Credit to Author: Jose Pontes| Date: Thu, 09 Jan 2020 03:50:32 +0000
Published on January 8th, 2020 | by Jose Pontes
January 8th, 2020 by Jose Pontes
December had an amazing 22,983 plug-in registrations, a three-fold increase compared to the same month last year, finally beating one of the oldest records in modern EV history, the 15,879 units sold in the Netherlands in December 2016.
This historic result translated into a Norway-like 54% plug-in electric vehicle (PEV) share last month, pulling the 2019 plug-in share to 15% (compared to 6% in 2018). That is an awesome result that places this market with the 3rd highest plug-in share in the world, only behind Norway and Iceland. However, this PEV market share gains even another dimension when we realize that fully electric vehicles (BEVs) represented 93% of registrations in 2019, and 99%(!) in December alone.
Of course, the higher taxation of BEVs in 2020 is the main reason for this disruption, but after the usual sales hangover in Q1 2020, something this market is used to, expect things to pick up again around Q2/Q3, ending 2020 with another great result and pulling the plug-in share well above the 20% mark.
Back to December: this great market performance was the result of a wicked number of peak results (of the 15 BEV models in the top 20, 11 had record sales, and 3 had year-best results), but the main reason for this historic result was the exceptional performance of the Tesla Model 3, which had 12,053 deliveries in December alone. That is not only the midsizer’s best result outside of its domestic market, but also a new monthly all-time best for the Dutch market — all models of all types included.
Needless to say, the Model 3 was by far December’s best selling nameplate in the overall market, but what is truly amazing is that, last month, the top 6 best selling models were all BEVs! How long will it take for the yearly ranking to look like this?
Besides the aforementioned Tesla Model 3 win, the runner-up spot in December went to the Audi e-tron, with 3,054 units delivered (the recently launched “50” version represented the majority of sales). The Nissan Leaf reached the last place on the podium, with 1,075 units registered, while its French cousin, the heavily revised Renault Zoe, ended the month in 4th, with 1,020 units registered (one of those being a new CleanTechnica EV).
Finally, SAIC’s MG ZS EV jumped to 5th in December, with 967 registrations, by far the best result ever by a Chinese plug-in outside their home market, and after a three-digit performance in the UK in November, the MG model is the first Chinese EV to be delivered in significant numbers in mainland Europe. A sign of things to come?
Looking at the 2019 ranking, the two major pieces of news are the 45%(!) share of the #1 Tesla Model 3, not only becoming the #1 best seller among plug-ins, but also overall, and with a score (29,922) that was the largest annual volume since the 31,641 units of the Opel Astra, way back in 2000!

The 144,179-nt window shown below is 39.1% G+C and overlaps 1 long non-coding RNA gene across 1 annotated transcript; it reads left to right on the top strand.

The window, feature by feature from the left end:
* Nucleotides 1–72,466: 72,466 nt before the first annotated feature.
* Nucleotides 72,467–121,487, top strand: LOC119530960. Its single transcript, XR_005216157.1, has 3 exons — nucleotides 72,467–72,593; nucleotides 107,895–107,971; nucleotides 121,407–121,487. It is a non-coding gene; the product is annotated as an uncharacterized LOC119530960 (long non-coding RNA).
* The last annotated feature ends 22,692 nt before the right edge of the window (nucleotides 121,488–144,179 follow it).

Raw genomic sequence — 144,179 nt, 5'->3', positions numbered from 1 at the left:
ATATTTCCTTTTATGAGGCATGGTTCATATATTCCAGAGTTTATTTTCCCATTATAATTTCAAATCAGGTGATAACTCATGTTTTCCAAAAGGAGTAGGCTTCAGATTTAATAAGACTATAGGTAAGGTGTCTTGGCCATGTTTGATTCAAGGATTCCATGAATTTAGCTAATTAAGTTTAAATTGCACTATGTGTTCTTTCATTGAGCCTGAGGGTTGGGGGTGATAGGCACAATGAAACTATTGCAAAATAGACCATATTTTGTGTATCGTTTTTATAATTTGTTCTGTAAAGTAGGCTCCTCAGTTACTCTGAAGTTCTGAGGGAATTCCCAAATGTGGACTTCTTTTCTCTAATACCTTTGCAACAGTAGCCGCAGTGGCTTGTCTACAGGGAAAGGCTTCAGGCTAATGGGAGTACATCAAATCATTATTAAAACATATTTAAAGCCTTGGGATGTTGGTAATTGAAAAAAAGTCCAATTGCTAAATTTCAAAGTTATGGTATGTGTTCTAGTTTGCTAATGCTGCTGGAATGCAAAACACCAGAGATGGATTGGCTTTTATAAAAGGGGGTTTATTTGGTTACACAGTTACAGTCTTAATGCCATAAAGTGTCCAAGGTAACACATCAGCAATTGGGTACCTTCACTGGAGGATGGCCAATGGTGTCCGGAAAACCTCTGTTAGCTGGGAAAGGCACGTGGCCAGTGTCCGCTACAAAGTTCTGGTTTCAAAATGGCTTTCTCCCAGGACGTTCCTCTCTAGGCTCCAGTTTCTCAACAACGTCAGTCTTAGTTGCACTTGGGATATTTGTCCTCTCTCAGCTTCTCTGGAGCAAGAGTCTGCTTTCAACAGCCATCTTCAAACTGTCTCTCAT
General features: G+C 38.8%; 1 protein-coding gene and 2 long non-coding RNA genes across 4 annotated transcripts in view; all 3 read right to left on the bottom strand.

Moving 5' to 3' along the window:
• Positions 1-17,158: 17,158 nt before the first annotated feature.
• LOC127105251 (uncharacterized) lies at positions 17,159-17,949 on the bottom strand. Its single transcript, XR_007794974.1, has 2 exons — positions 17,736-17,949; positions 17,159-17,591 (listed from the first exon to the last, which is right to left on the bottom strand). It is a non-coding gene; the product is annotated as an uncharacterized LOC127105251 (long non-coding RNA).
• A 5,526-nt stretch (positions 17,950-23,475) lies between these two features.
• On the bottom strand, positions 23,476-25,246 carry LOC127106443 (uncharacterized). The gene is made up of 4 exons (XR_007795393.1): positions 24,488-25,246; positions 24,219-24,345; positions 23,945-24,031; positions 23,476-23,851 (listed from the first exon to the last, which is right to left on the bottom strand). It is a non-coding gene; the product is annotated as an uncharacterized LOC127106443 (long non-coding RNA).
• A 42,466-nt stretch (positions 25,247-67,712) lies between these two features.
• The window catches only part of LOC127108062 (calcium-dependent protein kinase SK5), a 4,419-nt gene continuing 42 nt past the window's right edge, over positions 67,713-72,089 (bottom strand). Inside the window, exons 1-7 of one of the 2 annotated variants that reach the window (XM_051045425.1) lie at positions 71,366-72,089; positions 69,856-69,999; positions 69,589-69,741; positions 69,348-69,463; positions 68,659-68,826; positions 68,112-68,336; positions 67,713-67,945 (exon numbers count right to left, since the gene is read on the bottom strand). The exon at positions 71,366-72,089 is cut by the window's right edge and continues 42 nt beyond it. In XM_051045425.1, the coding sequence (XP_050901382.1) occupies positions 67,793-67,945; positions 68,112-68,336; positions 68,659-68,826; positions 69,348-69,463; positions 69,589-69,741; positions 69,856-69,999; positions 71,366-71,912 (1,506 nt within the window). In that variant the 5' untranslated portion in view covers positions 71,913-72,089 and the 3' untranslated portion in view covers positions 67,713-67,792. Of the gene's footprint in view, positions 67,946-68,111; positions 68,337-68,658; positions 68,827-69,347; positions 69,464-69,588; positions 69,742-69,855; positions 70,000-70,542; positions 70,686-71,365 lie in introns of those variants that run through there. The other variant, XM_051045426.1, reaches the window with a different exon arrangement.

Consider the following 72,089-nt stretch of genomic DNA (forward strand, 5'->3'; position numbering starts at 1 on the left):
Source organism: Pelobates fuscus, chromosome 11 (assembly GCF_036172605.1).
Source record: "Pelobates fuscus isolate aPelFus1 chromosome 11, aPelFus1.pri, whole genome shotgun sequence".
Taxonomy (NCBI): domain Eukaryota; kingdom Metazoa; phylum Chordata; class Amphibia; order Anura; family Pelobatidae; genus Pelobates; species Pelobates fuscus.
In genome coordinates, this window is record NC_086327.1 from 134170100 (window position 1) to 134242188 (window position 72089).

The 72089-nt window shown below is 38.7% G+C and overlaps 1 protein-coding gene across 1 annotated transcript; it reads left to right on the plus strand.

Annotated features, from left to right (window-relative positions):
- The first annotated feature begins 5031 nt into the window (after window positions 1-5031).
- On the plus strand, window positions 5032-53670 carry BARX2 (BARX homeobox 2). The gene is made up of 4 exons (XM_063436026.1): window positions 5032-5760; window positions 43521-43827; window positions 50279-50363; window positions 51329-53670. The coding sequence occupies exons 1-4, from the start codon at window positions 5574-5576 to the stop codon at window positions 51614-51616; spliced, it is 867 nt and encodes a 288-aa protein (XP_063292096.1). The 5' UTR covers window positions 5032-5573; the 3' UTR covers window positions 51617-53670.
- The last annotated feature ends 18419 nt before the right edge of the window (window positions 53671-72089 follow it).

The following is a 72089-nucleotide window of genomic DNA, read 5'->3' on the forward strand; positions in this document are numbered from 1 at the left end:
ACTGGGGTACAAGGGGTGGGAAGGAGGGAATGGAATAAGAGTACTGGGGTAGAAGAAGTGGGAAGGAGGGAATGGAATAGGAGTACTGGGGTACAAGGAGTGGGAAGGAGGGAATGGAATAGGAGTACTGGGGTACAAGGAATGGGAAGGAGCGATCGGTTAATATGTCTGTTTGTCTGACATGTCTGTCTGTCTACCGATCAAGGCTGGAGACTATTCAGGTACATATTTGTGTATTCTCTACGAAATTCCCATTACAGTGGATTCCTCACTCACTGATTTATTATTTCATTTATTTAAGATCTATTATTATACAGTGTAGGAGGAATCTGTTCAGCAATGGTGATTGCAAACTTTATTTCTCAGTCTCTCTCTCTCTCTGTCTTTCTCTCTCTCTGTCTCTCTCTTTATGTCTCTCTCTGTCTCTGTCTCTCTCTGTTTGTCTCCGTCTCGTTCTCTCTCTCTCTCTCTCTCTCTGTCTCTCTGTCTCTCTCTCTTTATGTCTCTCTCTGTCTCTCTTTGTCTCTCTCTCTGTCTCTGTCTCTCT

December’s Climber of the Month was the Audi e-tron, which jumped 7 positions, straight into the #3 spot, removing the Nissan Leaf from the podium and preventing the Japanese hatchback from repeating its bronze medal.
Other last-minute changes were the Renault Zoe climbing to #8, the same positioning it had in 2018; the MG ZS EV joining the ranking in the last month of the year, ending 2019 in #11; the Jaguar I-PACE climbing two spots, to #13; and the most expensive Teslas taking the opportunity to climb some positions, with the Model S jumping 3 positions, to #14, and the Model X up to #16.
These last three models were the highlights of the previous sales peak that happened a year ago, when expensive BEVs lost a large chunk of company car incentives. Their 2019 numbers were a fraction of 2018’s. The I-PACE retained 22% of its 2018 score, the Model X got 16%, and the Model S fared the worst, having just 9% of 2018’s sales total in 2019. … Ouch.
On the other hand, the Hyundai Kona EV had a great year, jumping from the 11th spot of 2018 straight into 2n place, with 5,526 units delivered. That could have been even more had Hyundai managed to get more batteries. … Better luck in 2020?
The Mitsubishi Outlander PHEV again won the Best Selling PHEV title, but this time with a respectable 1,849 units, almost tripling last year’s result. That’s an especially impressive performance when you consider that the model doesn’t benefit from significant incentives.
In fact, despite the lack of incentives, the plug-in hybrid category is growing organically, with the 2019 score of 4,931 units being its best year since 2016 (when PHEVs lost access to incentives), and it wasn’t only the Outlander PHEV contributing to this growth, as the #19 BMW 530e grew 53% year over year (YoY), the #18 Volvo XC90 PHEV saw its sales jump 163% YoY, to 337 units, its best year since 2016, and the new Volvo S/V60 PHEV registered 462 units, the best result in 4 years for the Swedish midsizer.